Chinese New Year at the Mandarin

“Gong Xi Fa Cai”!!

Come and celebrate Chinese New Year at the Mandarin Centre, with special events happening from the 1st Feb through to the 9th Feb 2014.

2014 is the year of the Wooden Horse. Wood Horses are strong and stable and have a better ability to make decisions. Excellent at interacting with others, they are successful personally and professionally.

1st February 1pm : Dragon and Lion Dance (the first in Chatswood!)

1st / 2nd February 11.30 – 2.30 : Chinese Calligraphy Art

2nd Feb 11.30 – 2.30 : God of Wealth handing out ‘ang pow’ packets for lucky customers

8th, 9th Feb 11.30 – 2.30: Lantern Making Workshops

Enjoy your visit to the Mandarin, your centre for entertainment, value and food.


Chinese New Year Facts

  • Clean your house from top to bottom and pay off all debts before New Year.
  • Decorate your home to welcome in the New Year. Red is a popular colour as it scares away evil spirits and bad fortune.
  • Place mandarins in bowls throughout the house. Mandarins with their leaves still intact are the fruits of happiness for the New Year. Keep their numbers even though, as uneven numbers bring unhappiness.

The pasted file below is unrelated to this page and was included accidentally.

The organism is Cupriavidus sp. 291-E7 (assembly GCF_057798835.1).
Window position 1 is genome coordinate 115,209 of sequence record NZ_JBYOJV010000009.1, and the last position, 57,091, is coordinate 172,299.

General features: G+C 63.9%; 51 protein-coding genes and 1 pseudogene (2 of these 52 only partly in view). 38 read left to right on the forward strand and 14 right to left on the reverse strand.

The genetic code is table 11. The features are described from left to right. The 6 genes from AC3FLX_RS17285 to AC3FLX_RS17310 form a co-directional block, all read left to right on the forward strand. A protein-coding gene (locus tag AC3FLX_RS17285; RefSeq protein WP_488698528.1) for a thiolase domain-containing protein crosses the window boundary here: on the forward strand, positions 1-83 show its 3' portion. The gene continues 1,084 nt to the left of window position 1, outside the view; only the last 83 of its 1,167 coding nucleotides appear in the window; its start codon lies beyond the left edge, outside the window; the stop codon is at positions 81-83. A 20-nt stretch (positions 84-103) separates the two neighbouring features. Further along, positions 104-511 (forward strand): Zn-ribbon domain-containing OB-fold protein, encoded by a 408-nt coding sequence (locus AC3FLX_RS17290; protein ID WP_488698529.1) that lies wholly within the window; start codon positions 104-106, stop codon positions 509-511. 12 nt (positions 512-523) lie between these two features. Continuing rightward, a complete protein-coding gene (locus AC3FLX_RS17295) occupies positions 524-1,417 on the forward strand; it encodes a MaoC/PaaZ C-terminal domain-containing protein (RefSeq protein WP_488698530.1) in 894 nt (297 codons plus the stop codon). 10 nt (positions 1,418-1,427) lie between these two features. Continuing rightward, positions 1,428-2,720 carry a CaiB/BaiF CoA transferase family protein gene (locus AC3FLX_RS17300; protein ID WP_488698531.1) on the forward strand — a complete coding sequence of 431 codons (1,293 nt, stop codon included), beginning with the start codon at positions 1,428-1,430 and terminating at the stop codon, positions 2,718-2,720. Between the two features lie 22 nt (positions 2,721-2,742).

• Wear new clothes and ensure you are polite to others on the first day of the New Year – it sets the tone for the year to come.
  • Celebrate New Year with a family dinner. Traditional dishes include uncut noodles – a symbol of longevity – and fish and chicken, symbols of prosperity.
  • Apricot and peach blossom are popular decorations during Vietnamese Tet and symbolise new beginnings.
  • The main difference between the Chinese and Vietnamese lunar calendars is that the Vietnamese replace the Ox, Rabbit and Sheep in the Chinese calendar with the Buffalo, Cat and Goat respectively.
  • Kite flying is a popular New Year tradition in Korea.
  • Enjoy a soup of thinly-sliced rice cakes (duk gook) – a traditional New Year meal in Korea. Because everyone turns a year older with the start of each New Year (and not on their birthday), many people tell their children that they can’t get older unless they’ve eaten some duk gook.
  • Refrain from uttering words relating to misfortune, such as ‘death’, ‘broken’, ‘killing’, ‘ghost’ and ‘illness’ during New Year as this may bring bad luck for the year to come.
  • Make sure the barrel of rice is full at New Year to ensure prosperity in the year to come.
  • Give younger members of the family red lai-see (‘lucky money’) envelopes to pass on prosperity.